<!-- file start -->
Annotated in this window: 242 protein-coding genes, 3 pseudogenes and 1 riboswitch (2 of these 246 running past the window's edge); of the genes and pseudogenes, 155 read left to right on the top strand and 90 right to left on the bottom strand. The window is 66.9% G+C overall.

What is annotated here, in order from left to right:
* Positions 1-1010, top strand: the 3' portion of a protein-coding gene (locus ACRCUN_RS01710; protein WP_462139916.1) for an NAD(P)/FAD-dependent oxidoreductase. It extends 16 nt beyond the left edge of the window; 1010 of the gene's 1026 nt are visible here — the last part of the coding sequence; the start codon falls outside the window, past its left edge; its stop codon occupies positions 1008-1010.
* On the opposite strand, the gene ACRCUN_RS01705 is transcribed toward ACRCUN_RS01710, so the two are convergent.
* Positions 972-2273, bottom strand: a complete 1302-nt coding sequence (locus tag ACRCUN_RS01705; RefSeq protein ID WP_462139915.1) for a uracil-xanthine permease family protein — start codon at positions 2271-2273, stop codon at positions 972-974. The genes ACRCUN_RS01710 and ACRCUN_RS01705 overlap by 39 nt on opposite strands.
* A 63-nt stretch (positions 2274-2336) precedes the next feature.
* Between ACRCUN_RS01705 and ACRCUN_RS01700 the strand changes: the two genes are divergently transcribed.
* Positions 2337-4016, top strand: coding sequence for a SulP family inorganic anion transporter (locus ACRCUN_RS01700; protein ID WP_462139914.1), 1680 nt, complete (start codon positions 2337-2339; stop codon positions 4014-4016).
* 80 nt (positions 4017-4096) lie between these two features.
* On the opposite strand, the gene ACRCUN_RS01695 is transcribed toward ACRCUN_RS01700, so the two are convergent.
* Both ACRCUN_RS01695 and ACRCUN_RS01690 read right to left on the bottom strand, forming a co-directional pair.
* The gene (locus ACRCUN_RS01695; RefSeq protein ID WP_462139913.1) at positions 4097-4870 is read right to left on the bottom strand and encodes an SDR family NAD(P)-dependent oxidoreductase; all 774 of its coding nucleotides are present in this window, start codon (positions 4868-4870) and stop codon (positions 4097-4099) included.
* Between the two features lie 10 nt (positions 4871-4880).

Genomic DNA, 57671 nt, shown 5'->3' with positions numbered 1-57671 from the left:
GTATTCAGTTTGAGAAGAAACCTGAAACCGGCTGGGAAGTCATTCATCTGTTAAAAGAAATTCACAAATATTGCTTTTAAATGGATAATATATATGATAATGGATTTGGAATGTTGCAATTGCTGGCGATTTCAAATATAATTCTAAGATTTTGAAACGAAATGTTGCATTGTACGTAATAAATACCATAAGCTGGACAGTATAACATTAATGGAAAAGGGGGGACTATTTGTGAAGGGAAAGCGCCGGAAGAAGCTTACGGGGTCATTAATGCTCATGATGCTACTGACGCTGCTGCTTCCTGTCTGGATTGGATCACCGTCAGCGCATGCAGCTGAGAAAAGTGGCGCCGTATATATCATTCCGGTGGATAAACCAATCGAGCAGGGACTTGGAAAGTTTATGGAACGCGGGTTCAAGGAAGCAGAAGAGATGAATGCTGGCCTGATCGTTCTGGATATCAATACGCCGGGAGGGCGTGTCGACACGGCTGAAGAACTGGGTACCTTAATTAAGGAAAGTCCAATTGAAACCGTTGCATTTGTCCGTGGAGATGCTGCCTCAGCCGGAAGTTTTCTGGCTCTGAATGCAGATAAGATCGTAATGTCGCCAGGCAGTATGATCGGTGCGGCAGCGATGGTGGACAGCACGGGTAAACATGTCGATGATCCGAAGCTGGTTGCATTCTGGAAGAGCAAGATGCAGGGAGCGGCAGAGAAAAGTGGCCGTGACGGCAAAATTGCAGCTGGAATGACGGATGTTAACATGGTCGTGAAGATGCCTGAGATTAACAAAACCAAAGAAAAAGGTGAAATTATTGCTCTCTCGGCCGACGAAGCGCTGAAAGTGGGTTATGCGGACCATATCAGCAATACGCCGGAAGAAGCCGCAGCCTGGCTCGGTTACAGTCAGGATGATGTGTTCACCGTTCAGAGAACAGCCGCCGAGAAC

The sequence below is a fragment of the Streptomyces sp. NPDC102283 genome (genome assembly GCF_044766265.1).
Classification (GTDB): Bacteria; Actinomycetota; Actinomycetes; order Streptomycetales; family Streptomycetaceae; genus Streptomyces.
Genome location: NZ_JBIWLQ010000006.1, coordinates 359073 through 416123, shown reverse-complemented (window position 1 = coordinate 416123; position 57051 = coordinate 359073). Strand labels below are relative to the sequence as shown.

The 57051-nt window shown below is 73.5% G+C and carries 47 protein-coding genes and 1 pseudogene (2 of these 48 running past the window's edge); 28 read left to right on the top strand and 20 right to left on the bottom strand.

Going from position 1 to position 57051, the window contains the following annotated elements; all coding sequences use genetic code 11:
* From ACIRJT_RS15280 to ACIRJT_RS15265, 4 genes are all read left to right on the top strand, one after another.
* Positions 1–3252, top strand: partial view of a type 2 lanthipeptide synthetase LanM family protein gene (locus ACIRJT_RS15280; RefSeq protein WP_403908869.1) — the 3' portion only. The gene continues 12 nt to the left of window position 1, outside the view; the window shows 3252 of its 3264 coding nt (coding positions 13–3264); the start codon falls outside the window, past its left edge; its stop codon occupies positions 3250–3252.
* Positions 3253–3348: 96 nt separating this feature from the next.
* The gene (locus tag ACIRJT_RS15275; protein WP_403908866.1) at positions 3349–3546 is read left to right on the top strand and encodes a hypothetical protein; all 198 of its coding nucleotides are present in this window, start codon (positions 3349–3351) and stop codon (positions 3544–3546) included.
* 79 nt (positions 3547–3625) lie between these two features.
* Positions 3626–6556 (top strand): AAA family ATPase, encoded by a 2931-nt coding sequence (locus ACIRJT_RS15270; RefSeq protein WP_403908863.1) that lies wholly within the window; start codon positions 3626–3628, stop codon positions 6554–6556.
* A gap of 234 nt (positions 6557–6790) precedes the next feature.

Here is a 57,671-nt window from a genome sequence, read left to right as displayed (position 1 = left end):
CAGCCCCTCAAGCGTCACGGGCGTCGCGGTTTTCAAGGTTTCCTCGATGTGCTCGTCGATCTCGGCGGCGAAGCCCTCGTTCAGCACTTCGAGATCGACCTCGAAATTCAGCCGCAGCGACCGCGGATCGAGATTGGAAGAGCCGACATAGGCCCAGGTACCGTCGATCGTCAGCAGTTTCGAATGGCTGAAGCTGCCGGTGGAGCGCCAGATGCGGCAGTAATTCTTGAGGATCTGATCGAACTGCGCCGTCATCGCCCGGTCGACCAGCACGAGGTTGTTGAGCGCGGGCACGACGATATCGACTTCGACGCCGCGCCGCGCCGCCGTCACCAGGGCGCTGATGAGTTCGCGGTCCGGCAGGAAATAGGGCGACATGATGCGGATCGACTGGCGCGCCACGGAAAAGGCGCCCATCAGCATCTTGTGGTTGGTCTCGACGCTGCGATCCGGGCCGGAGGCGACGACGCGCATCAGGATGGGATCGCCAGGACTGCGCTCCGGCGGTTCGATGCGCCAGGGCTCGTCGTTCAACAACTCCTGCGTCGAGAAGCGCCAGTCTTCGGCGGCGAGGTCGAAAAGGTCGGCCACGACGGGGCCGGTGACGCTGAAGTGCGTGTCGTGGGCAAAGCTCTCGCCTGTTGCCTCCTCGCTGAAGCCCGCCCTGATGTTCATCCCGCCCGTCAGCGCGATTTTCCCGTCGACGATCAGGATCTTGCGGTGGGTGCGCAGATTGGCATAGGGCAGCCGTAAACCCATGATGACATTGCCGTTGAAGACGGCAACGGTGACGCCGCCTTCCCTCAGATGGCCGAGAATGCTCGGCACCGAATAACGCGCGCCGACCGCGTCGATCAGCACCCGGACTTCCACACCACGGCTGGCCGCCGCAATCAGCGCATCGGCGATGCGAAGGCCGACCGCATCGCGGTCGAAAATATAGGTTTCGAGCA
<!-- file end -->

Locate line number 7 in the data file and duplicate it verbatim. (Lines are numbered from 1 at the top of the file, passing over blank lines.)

* Between ACRCUN_RS01705 and ACRCUN_RS01700 the strand changes: the two genes are divergently transcribed.